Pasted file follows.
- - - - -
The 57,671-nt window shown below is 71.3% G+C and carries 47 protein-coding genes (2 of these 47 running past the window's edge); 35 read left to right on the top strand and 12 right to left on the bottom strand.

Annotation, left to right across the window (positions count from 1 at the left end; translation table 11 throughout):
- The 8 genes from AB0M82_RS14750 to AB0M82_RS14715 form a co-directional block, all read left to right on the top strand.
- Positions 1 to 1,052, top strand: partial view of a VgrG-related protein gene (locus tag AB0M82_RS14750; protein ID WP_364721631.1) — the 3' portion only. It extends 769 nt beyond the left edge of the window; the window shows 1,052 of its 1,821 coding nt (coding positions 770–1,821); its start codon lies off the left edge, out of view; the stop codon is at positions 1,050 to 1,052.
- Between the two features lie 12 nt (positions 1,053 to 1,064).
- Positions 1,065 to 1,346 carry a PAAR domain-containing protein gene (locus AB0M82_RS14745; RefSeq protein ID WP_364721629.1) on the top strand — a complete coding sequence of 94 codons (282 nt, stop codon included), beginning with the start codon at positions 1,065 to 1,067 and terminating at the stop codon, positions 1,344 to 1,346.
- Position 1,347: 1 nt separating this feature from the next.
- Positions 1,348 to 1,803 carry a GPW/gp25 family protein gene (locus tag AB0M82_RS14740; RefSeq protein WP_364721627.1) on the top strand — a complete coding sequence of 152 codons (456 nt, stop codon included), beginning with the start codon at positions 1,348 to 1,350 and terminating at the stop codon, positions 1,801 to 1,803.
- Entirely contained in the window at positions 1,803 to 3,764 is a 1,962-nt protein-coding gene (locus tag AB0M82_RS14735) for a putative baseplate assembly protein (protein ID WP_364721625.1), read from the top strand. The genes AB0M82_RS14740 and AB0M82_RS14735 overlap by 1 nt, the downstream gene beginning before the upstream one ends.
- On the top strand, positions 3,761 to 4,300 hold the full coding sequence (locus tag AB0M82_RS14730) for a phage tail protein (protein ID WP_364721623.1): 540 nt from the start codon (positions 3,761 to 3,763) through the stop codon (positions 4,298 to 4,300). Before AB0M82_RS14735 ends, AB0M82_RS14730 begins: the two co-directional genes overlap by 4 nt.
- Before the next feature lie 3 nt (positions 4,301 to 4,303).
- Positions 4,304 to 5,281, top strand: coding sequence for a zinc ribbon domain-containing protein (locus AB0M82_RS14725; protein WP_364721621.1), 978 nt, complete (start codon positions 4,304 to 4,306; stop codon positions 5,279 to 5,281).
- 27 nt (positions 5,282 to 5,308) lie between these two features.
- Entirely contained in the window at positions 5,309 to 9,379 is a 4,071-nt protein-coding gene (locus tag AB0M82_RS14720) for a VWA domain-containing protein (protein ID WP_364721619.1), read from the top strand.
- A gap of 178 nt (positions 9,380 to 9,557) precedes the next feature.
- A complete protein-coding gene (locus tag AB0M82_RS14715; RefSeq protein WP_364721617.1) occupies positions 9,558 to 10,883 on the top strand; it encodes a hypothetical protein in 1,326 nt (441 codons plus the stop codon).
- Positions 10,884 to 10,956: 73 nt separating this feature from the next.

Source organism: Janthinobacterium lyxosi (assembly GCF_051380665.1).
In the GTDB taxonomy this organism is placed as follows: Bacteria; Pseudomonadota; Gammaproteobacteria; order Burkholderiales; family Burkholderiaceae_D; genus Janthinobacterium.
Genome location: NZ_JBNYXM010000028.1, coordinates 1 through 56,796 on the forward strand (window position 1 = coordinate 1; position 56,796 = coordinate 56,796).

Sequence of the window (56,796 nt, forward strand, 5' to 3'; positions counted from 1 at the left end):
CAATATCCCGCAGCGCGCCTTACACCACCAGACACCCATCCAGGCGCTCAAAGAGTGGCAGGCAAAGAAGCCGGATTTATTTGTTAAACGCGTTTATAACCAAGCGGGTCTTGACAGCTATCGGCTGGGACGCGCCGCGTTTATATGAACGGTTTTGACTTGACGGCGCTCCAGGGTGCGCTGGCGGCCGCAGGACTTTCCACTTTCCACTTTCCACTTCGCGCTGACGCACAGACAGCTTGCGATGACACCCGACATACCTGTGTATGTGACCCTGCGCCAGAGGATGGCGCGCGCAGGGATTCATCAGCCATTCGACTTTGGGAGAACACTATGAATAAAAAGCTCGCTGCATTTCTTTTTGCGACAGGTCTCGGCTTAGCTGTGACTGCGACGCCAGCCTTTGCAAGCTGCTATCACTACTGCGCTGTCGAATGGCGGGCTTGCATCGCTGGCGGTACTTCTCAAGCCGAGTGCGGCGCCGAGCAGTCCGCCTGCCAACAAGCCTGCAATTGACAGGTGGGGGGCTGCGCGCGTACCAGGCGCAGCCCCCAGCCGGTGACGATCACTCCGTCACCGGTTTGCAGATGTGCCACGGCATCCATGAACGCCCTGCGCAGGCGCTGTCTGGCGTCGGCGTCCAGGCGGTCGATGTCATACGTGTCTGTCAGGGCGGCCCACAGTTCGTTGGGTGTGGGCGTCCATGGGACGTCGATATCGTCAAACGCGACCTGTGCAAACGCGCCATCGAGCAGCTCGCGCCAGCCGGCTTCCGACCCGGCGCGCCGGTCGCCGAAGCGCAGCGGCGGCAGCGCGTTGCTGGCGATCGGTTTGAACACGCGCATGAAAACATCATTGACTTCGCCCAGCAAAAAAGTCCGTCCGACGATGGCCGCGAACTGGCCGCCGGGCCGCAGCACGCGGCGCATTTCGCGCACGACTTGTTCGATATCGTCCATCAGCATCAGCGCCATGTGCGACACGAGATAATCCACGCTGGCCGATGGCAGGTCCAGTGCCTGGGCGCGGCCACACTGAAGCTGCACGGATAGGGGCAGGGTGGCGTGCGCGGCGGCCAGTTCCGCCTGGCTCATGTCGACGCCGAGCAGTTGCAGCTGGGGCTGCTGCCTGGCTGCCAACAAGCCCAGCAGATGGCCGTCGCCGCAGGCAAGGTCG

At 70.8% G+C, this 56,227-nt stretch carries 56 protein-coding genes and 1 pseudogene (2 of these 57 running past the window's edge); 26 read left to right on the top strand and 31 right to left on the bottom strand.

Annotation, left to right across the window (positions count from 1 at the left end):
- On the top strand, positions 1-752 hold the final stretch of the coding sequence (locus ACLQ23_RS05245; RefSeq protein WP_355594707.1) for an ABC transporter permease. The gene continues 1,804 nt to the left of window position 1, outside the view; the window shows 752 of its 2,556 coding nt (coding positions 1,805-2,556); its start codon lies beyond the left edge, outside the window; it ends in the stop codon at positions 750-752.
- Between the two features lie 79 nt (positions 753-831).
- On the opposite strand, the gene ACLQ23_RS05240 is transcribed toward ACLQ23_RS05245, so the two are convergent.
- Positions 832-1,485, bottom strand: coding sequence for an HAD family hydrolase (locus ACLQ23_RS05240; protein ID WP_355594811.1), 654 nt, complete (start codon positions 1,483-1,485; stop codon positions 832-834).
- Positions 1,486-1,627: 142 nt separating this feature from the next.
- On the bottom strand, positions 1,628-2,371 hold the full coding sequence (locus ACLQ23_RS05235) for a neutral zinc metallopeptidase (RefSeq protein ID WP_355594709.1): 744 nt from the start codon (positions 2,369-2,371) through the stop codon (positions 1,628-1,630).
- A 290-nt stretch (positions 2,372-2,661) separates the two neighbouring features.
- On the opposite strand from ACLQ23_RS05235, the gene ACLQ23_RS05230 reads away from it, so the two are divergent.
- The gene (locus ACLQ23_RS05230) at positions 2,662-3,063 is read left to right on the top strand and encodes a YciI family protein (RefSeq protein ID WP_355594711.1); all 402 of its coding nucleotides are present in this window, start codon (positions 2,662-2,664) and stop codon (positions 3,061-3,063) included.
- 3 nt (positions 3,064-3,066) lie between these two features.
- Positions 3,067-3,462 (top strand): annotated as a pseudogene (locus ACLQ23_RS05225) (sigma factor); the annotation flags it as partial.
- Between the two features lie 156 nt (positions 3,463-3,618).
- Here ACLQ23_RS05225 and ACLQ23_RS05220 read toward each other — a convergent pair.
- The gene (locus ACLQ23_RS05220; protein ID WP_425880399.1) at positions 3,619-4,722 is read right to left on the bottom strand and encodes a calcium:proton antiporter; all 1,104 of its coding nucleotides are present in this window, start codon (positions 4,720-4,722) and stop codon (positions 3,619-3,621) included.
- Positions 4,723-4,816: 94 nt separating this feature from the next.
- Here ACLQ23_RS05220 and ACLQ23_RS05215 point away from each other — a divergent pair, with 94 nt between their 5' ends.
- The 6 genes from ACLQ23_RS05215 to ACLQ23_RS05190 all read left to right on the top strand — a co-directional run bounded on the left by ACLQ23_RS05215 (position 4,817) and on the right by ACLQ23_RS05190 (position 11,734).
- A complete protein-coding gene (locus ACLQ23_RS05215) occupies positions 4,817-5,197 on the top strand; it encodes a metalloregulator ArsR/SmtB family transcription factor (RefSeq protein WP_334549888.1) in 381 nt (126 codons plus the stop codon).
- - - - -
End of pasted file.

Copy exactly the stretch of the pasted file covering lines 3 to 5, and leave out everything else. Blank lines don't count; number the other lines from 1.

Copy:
- The 8 genes from AB0M82_RS14750 to AB0M82_RS14715 form a co-directional block, all read left to right on the top strand.
- Positions 1 to 1,052, top strand: partial view of a VgrG-related protein gene (locus tag AB0M82_RS14750; protein ID WP_364721631.1) — the 3' portion only. It extends 769 nt beyond the left edge of the window; the window shows 1,052 of its 1,821 coding nt (coding positions 770–1,821); its start codon lies off the left edge, out of view; the stop codon is at positions 1,050 to 1,052.
- Between the two features lie 12 nt (positions 1,053 to 1,064).